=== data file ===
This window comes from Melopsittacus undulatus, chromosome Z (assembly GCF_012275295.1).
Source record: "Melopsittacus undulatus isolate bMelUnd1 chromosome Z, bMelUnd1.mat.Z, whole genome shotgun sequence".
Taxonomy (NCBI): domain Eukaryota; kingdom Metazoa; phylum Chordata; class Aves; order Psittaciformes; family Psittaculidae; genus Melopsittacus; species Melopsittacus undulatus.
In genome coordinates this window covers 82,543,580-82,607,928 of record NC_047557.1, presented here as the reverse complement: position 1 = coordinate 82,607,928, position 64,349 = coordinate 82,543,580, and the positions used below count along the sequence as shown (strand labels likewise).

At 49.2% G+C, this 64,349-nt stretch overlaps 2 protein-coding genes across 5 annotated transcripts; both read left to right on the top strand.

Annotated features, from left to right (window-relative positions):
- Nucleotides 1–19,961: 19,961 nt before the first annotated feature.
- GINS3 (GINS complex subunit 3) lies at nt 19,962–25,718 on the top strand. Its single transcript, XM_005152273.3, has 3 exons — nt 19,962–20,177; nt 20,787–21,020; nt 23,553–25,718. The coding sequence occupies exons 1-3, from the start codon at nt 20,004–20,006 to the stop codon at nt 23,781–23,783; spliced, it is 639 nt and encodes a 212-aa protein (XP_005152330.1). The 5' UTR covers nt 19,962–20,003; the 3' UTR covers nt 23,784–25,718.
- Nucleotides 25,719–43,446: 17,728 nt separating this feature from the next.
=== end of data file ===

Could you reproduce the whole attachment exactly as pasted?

This window comes from Melopsittacus undulatus, chromosome Z (assembly GCF_012275295.1).
Source record: "Melopsittacus undulatus isolate bMelUnd1 chromosome Z, bMelUnd1.mat.Z, whole genome shotgun sequence".
Taxonomy (NCBI): domain Eukaryota; kingdom Metazoa; phylum Chordata; class Aves; order Psittaciformes; family Psittaculidae; genus Melopsittacus; species Melopsittacus undulatus.
In genome coordinates this window covers 82,543,580-82,607,928 of record NC_047557.1, presented here as the reverse complement: position 1 = coordinate 82,607,928, position 64,349 = coordinate 82,543,580, and the positions used below count along the sequence as shown (strand labels likewise).

At 49.2% G+C, this 64,349-nt stretch overlaps 2 protein-coding genes across 5 annotated transcripts; both read left to right on the top strand.

Annotated features, from left to right (window-relative positions):
- Nucleotides 1–19,961: 19,961 nt before the first annotated feature.
- GINS3 (GINS complex subunit 3) lies at nt 19,962–25,718 on the top strand. Its single transcript, XM_005152273.3, has 3 exons — nt 19,962–20,177; nt 20,787–21,020; nt 23,553–25,718. The coding sequence occupies exons 1-3, from the start codon at nt 20,004–20,006 to the stop codon at nt 23,781–23,783; spliced, it is 639 nt and encodes a 212-aa protein (XP_005152330.1). The 5' UTR covers nt 19,962–20,003; the 3' UTR covers nt 23,784–25,718.
- Nucleotides 25,719–43,446: 17,728 nt separating this feature from the next.